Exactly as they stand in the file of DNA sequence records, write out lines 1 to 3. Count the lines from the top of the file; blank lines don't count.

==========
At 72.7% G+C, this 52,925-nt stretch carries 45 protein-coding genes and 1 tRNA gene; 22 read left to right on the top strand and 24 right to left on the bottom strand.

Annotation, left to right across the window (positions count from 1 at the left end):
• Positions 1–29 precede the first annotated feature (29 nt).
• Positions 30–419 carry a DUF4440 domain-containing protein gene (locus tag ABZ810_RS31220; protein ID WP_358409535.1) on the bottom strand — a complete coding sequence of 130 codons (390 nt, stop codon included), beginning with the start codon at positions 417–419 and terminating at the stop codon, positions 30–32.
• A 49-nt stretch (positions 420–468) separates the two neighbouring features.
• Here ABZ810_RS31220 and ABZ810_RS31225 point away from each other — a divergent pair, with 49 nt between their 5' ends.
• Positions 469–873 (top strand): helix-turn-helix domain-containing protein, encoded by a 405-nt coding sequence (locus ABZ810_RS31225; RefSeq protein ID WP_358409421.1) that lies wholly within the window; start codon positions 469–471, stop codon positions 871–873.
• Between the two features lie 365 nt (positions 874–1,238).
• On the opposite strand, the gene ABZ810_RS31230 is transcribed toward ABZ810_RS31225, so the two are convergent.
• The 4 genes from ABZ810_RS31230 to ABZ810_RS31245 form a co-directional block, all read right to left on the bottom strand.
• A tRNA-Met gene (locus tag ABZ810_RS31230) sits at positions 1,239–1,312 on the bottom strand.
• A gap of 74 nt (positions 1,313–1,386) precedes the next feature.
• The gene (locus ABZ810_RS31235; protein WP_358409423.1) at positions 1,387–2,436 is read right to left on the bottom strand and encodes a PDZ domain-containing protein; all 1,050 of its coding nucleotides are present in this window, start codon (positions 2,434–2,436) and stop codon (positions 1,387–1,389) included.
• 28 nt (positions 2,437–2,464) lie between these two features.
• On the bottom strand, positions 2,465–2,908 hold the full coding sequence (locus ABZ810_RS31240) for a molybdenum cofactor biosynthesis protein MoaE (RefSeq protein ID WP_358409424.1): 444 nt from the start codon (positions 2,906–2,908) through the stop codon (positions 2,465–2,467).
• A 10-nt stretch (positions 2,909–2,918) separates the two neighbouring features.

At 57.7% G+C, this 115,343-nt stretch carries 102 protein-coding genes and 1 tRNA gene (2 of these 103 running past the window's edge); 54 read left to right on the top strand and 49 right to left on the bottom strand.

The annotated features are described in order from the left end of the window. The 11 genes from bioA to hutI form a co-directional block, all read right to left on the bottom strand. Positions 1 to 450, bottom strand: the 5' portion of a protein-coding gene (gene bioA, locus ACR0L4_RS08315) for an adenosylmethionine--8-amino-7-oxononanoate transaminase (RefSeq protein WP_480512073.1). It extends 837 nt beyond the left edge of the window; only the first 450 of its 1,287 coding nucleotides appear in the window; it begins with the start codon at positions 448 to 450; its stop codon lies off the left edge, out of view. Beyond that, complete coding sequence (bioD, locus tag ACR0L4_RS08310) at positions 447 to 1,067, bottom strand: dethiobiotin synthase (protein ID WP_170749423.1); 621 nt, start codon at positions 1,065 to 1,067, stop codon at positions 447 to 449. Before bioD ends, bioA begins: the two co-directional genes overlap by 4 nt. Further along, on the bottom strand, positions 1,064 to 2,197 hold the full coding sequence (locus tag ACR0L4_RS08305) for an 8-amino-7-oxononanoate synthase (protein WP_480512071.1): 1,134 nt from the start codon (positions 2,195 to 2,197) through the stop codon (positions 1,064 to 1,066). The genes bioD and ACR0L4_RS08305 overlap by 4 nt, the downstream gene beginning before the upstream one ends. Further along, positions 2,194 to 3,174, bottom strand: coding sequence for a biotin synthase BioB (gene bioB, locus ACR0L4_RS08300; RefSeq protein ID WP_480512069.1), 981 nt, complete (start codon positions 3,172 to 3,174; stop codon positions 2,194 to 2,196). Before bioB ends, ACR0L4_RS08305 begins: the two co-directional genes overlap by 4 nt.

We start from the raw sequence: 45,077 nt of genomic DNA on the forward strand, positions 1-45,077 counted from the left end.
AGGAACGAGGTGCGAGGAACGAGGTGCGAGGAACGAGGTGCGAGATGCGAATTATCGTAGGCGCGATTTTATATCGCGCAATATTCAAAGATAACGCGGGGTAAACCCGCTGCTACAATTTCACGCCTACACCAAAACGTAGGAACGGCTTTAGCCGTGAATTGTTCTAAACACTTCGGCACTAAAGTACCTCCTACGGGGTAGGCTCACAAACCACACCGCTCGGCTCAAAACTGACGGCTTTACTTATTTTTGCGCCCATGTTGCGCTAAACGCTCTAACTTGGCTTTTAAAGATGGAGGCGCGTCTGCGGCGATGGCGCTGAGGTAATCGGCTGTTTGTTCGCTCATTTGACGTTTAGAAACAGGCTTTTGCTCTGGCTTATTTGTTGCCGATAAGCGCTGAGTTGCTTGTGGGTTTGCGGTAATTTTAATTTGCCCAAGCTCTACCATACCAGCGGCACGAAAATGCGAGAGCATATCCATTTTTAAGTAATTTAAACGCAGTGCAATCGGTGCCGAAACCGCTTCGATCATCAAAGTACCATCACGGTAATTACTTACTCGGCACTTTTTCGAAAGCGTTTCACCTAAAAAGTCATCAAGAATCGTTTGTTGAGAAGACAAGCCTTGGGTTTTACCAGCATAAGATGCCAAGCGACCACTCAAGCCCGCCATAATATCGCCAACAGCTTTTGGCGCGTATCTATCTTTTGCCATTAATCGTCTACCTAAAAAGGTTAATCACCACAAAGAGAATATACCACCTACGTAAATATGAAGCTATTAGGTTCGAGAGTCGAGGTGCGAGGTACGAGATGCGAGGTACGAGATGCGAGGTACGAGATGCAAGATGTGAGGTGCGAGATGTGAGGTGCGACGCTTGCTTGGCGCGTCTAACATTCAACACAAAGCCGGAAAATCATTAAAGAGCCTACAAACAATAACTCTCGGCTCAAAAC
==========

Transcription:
At 72.7% G+C, this 52,925-nt stretch carries 45 protein-coding genes and 1 tRNA gene; 22 read left to right on the top strand and 24 right to left on the bottom strand.

Annotation, left to right across the window (positions count from 1 at the left end):
• Positions 1–29 precede the first annotated feature (29 nt).